- Bundle your TV, Phone and Broadband package in one comprehensive monthly agreement and shop around for the best price.
We love home ownership in the UK, but are we getting the best deal when it comes to paying our mortgage? Here are three steps to paying off your mortgage that may save you money in the long run.
Pay additional fees upfront
Read the details of your mortgage agreement and make sure that you’re only paying for your mortgage repayments, rather than additional fees that could have been more cost effective to pay upfront.
Once added to your mortgage repayments the likelihood is you’ll be paying interest on your additional fees as well as your repayments, which may increase your monthly payments.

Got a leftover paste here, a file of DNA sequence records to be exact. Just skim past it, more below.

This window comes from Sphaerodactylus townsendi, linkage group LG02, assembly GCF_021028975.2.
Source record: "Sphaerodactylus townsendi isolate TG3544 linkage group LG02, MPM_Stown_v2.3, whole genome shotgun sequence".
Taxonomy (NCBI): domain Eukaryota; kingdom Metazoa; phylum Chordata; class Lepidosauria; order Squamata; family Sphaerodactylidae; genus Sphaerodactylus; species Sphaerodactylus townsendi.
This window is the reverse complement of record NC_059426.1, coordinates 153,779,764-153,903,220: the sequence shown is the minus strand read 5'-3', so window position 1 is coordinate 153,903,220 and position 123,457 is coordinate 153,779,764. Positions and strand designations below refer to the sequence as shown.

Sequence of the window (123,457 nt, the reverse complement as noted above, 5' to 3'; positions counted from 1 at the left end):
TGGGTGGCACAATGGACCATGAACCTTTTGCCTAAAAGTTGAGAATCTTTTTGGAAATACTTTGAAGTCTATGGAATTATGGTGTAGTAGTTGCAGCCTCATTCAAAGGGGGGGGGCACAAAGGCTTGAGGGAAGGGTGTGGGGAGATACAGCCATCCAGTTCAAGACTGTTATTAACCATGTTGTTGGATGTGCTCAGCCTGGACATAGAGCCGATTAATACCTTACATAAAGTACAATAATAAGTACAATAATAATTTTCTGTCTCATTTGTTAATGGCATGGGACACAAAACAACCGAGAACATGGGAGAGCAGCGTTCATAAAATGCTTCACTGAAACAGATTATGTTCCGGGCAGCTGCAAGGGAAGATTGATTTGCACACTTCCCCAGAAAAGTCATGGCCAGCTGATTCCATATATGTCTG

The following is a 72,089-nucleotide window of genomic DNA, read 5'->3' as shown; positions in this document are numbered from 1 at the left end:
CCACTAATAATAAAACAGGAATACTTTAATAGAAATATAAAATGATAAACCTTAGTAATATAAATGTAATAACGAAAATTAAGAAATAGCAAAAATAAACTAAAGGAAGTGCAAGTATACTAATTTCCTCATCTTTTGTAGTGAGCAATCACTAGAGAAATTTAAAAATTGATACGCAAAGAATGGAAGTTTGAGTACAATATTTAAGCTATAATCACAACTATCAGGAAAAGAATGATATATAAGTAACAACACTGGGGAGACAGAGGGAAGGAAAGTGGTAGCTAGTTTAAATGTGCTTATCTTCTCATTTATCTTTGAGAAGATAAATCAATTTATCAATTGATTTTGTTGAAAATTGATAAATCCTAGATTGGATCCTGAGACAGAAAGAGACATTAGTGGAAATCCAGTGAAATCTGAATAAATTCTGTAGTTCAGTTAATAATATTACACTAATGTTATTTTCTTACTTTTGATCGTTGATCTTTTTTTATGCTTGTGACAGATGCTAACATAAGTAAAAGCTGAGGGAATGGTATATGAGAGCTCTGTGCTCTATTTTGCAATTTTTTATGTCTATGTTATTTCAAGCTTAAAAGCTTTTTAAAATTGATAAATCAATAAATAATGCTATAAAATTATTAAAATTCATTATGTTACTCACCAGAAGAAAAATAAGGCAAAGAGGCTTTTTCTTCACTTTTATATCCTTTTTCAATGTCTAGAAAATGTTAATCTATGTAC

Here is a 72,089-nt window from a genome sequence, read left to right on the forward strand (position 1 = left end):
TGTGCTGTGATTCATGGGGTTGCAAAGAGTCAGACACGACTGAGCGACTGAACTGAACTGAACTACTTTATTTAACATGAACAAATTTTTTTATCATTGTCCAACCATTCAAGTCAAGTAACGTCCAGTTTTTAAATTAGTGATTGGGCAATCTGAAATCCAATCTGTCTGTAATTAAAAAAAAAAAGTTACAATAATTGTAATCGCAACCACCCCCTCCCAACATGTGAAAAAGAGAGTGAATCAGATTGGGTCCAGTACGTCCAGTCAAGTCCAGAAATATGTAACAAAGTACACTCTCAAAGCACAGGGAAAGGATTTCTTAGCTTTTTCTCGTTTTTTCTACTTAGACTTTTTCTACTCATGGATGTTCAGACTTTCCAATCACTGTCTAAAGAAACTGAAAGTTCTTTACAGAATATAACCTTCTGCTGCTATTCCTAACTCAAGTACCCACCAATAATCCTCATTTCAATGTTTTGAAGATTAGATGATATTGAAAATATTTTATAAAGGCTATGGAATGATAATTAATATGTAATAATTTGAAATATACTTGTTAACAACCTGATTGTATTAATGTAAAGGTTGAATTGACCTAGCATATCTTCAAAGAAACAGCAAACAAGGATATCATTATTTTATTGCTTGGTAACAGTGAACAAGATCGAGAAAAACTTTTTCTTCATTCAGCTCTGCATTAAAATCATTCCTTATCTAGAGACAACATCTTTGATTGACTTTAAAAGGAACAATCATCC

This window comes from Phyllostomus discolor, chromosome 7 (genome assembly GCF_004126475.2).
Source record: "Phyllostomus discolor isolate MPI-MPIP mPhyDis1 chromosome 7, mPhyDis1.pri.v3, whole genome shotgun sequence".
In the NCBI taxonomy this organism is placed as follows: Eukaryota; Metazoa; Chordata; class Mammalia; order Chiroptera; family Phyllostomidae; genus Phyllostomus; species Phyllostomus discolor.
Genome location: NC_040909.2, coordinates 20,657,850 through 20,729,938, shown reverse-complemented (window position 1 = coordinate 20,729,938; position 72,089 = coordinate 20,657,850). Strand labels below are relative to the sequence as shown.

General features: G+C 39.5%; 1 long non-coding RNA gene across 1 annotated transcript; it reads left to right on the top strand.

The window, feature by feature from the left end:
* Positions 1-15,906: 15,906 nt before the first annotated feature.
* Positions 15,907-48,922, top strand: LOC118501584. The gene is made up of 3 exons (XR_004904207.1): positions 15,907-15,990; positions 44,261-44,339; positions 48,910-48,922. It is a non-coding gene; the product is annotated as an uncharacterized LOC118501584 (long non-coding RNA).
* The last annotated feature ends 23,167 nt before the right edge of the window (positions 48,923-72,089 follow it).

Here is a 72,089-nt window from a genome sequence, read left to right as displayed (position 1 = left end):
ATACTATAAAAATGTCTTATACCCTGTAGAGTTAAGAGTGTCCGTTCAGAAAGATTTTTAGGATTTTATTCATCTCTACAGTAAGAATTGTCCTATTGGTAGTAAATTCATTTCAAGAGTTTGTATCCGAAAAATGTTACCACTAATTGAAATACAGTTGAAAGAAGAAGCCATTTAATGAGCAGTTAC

Budget to overpay monthly and annually
One of the quickest ways of paying your mortgage is paying more than you need to every month or every year. So, if you’re due a performance-related bonus every year from work, set this aside to pay off your debt sooner.
You’ll have to check whether you’re agreement allows you to do this, and some lenders may incur a charge if you overpay by more than 10%, so check before you do – otherwise you’ll be rewarded with a hefty fee that wipes out the benefit of paying more than your owe.
Re-mortgage to cheaper deals
If you don’t re-mortgage to more cost effective mortgage deals throughout your repayment term, you could find that you’ll eventually end up paying your lender's standard variable rate. This means that the interest you pay on your mortgage could change every month.
Without re-mortgaging you could end up paying thousands more for your home over the course of your repayment term.
Whether you rent or own a property, insurance is an important consideration when budgeting for household bills.